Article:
NEMO Equipment, meanwhile, has had a presence in the overland community since the first Overland Expo in Arizona, a “do-it-yourself” event for four-wheel-drive and adventure motorcycling enthusiasts that first launched about 10 years ago.
“It’s possible to make an experience around the vehicle as good or better as you’re going to get with any hotel or vacation home,” says NEMO founder and CEO Cam Brensinger, “and I think that’s where a lot of the appeal lies, especially for the younger generations.”
Kelty, likewise, not only designs products for the growing vehiclebased adventure sector, “we’re even living the van life,” says Eric Greene, Kelty president. Kelty is currently on a cross-country tech rep Wander Lost Tour, embracing and spreading #vanlife culture at festivals and more than 400 retailers across 30 states.
One place where we see the growing trend quantified is within recreational vehicle sales. In 2017, RV manufacturers and dealers expect sales to drive toward a new record, reaching the highest mark since the Recreation Vehicle Industry Association started tracking sales in 1979. Through the first five months of this year, total RV shipments were up 12.2 percent over 2016, which was also a record year for shipments, and during the past 12 months or so, year over year growth in shipments has routinely hit double digits. Manufacturers expect to ship 446,000 RVs in 2017, which would represent a doubling of shipments since 2008.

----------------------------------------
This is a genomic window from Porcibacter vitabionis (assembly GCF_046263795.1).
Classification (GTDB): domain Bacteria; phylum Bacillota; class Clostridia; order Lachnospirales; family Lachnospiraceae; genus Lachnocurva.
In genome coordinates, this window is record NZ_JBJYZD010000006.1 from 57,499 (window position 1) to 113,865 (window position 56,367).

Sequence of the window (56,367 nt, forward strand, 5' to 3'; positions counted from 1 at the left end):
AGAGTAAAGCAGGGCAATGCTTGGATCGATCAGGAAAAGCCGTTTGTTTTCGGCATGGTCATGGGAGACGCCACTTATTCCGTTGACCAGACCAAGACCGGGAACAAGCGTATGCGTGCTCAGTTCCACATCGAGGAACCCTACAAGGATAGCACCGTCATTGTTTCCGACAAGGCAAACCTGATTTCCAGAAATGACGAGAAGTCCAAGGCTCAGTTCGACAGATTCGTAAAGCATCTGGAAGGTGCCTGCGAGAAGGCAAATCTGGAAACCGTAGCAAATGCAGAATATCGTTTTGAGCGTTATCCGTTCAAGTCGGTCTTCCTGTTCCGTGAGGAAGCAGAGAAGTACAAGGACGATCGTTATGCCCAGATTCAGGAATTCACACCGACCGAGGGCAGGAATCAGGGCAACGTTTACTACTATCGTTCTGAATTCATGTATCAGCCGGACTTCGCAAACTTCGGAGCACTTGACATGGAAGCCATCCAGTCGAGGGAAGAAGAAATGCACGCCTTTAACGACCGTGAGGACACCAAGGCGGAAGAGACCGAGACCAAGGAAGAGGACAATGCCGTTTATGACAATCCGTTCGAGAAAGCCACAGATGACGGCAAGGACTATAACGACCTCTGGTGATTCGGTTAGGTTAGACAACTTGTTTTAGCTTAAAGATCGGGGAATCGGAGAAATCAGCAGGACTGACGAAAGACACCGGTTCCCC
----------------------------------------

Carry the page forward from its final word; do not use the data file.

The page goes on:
Keep in mind, we are not only talking about those massive, Type A motorhomes typically associated with retired grandparents. Rather, the various types of travel trailers and towables make up the lion’s share of sales and represent much of the growth, now accounting for 87 percent of the units sold, show RVIA’s figures. Even within the motorhome category, dealer shipments of the “conventional” Type A motorhomes have been relatively flat to declining the past several months, whereas shipments of Type B “van campers” and Type C “mini” motorhomes have been astronomical, routinely hitting annual growth rates upward of 20, 30 and 40 percent month after month.
RVIA believes these smaller motorized homes and trailers attract a younger, more diverse customer base than is traditionally associated with RVing, and some research seems to prove that out. The top prospective RV buyer, as identified by a Nielsen study performed for Go RVing, is about 45 years old, tech savvy and part of an “active family” with kids. According to findings from RVIA, RV owners aged 35 to 54 posted the largest percentage gains in ownership during the past decade. Industry proponents believe the smaller RVs and travel trailers, in particular, are more appealing to younger consumers, as opposed to Baby Boomers who buy larger motorhomes as part of a “life-altering” decision, or one that will occupy much of their time after retirement.